Mangawhai in the news

The Magic of Mangawhai

The magic of Mangawhai

There's plenty to see and do - and eat - in nearby Mangawhai, discovers Graham Hepburn, writing for the NZ Herald.

As a cadet reporter with the Northern Advocate, I first visited Mangawhai in the mid-1980s when I wrote about the construction of the schooner R. Tucker Thompson.

Back then and on a subsequent visit to write about the tallship's launch, there didn't seem to be a lot else going on, but the surf beach was always a great place to stop off before making the drive back to Whangarei.

The beauty of that beach certainly hasn't changed but the townships around it - in the village and at the heads - definitely have. Like other parts of New Zealand, Mangawhai is tapping into its natural beauty and catering to the tourist market with cafes, restaurants, galleries, art trails, wineries and walkways.

All that became apparent when I was invited up to play a round at Mangawhai Golf Club and dragged the wife and kids along for a weekend away.

After a 75-minute drive out of Auckland on a Friday evening we arrived at our accommodation, Tideside Golf Retreat, in time to sit on the deck and catch the sun setting on the nearby estuary. Well, not all of us were entranced by the view - the kids were too busy with the spa pool and the remote-controlled adjustable bed in the master suite.

On Saturday, I teamed up with a few others for a round at Mangawhai Golf Club. The championship course is sand-based, making it playable in all weather, and challenging with some tricky doglegs and heavily contoured greens. And, as I found out, devilish sand and scrub awaits the errant golfer.

It's fair to say my partner and I came out on the wrong side of our four-ball but that was all forgotten (mostly) after a couple of beers in the clubroom, sitting back and enjoying the view out over the course.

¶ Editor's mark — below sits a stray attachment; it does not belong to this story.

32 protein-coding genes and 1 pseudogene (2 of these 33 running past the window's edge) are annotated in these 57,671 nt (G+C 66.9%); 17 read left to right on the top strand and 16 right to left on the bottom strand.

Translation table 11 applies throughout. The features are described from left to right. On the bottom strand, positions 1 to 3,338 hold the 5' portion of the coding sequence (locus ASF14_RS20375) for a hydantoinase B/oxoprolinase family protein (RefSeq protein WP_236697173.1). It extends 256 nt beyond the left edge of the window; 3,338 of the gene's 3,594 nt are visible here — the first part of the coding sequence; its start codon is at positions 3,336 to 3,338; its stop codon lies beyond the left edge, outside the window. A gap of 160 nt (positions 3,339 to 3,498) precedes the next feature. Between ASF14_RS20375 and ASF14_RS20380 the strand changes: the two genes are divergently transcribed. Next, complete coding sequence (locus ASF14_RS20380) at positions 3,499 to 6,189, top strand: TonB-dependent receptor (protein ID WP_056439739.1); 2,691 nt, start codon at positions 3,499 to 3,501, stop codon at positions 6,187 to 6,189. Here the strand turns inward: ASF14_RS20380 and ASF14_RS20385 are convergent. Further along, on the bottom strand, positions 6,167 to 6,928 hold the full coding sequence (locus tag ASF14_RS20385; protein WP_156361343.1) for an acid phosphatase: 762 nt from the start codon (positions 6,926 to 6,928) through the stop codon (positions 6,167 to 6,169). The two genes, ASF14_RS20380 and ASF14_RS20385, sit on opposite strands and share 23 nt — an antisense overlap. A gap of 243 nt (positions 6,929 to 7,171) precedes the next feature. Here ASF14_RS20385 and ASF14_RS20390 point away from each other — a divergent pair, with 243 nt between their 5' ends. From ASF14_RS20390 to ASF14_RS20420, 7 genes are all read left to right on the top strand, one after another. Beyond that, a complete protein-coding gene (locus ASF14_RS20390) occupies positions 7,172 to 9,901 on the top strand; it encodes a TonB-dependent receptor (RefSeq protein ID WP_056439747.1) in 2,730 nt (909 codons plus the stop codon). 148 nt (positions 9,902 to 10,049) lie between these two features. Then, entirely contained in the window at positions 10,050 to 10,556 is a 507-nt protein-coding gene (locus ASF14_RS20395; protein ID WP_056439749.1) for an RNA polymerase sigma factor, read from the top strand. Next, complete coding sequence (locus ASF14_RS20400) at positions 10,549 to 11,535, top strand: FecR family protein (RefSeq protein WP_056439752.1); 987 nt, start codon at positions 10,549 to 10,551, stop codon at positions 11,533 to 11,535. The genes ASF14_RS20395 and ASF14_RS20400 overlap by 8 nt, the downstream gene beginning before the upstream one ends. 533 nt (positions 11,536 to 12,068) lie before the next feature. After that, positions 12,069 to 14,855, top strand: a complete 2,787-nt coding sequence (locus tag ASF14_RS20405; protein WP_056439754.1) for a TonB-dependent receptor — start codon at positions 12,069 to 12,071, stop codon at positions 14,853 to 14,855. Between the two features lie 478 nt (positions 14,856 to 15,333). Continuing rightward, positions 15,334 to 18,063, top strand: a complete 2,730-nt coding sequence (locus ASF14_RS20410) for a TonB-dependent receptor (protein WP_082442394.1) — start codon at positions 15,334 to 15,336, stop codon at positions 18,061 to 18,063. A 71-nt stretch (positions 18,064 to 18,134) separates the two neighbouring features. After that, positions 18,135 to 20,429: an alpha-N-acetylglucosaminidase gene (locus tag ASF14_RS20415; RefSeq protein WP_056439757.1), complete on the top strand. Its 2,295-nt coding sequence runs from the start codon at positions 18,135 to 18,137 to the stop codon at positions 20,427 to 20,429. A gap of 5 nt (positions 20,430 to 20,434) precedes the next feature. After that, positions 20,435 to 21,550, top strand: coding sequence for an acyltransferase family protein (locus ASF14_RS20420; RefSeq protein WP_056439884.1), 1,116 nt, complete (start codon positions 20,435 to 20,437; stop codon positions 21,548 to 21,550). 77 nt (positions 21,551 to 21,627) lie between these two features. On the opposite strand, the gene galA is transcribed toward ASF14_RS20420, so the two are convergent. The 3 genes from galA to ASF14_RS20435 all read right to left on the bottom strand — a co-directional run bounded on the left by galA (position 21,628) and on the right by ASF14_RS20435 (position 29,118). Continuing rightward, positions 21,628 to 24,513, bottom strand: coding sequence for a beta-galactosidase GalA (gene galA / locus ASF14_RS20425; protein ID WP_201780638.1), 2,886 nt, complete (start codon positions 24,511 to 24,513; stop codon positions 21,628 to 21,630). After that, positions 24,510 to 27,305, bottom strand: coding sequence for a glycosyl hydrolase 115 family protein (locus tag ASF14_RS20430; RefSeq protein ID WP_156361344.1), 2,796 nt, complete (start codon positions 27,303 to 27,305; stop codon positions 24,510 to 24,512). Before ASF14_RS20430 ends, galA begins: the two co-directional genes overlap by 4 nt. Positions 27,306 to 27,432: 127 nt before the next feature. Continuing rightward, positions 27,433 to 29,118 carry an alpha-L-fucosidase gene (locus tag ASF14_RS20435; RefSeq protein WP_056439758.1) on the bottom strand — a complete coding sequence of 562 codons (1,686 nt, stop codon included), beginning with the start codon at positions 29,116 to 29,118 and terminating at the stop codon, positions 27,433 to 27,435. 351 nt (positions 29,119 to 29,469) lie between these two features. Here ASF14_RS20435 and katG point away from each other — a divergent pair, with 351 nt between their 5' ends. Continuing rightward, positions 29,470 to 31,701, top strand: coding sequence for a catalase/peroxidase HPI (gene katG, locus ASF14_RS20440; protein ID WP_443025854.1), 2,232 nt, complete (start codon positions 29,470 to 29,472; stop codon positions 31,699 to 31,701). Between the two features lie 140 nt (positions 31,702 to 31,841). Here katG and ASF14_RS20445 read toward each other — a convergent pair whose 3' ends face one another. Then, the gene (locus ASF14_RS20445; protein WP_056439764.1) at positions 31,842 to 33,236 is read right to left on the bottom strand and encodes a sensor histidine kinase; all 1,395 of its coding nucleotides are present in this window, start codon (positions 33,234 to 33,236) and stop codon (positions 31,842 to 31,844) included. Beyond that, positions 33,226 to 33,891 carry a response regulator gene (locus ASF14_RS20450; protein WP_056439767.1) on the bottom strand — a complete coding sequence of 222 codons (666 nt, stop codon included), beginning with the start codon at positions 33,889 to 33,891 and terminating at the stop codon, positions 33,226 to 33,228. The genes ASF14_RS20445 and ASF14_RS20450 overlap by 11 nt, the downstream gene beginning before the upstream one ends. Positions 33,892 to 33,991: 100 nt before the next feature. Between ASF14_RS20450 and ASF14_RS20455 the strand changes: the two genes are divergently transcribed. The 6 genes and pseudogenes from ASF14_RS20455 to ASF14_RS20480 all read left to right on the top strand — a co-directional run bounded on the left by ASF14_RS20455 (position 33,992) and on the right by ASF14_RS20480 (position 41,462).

While this see-sawing battle went on over 18 holes, the rest of the family were enjoying the markets in the village, where locals flock to buy vegetables, fruit, fresh, bread, deli items and crafts. They also swung by some of the shops such as the Smashed Pipi Gallery, which sells arts and crafts and has a bar and cafe next door.

After my game I caught up with the family for lunch at Bennetts, the chocolate makers who have set up a factory in a Mediterranean-style building that also houses a cafe and gelato shop and has an internal courtyard where the Mangawhai Artists Association were displaying their work - photography, paintings, jewellery and a carver whittling away at a walking stick.

The kids' eyes lit up when we toured the factory with co-owner Clayton Bennett, whose passion for his work is highly evident. Bennetts produces some truly exquisite chocolates but our children were entranced by row upon row of chocolate bunnies and eggs as the factory was in full swing for Easter.

For dinner we headed out to the Frog and Kiwi Restaurant, where the chef delivers classic, seasonal and degustation menus of beautifully cooked traditional French fare such as snails, rabbit and duck a l'orange in a cute little bistro. While they do kids' portions of what is on the menu, I was pleased to see they don't do nuggets and chips.

With a few wineries around Mangawhai, we decided to check out Lochiel Estate the next day for a tasting. Here, they grow chardonnay, pinot gris, merlot, malbec and syrah over 4ha, with one of their notable wines being The Laird, an intriguing drop made from malbec in a port style. In a couple of days we barely scratched the surface of things to do in Mangawhai but a return visit is on the cards. I'd love another crack at the golf course.

Revenge might be on the menu.

Travellers' tips

  • Where to stay:
    Tideside Golf Retreat, Doris St, Mangawhai, ph (09) 294 8117 or 021 394 800. Two-storey luxury beach house that sleeps up to eight people. Downstairs sleeps up to four people ($230 per night), upstairs sleeps up to four people and has a spa pool and deck with sea views ($350 per night). Whole house costs $580 per night. Communal games room with pool, darts, table tennis and two kayaks.

  • Where to eat:
    Frog and Kiwi, 6 Molesworth Drive Mangawhai, ph (09) 431 4439. Superb French cuisine in a child-friendly cafe. Classic, seasonal and degustation menu. Sail Rock Cafe, 12a Wood St, Mangawhai Heads. Famous for its salt and pepper squid, this casual cafe has plenty of seating indoors and out. Child-friendly with plenty of gluten and dairy-free options available.

  • Where to shop:
    Arts, crafts and gifts can be bought at places such as Smashed Pipi Gallery, It's Meant to Be, Collectibles Old and New, and Celena's Gifts. Bennetts also has a gift shop.

  • Where to walk:
    Mangawhai has a network of coastal walkways and there is also an art trail during the annual Walking Weekend.

  • Where to taste:
    Wineries around Mangawhai include Lochiel Estate, ph (09) 431 4554; Estuary Vineyard, (09) 431 4750; and Millars Vineyard, ph (09) 431 4326.

Article from NZ Herald May 16th 2011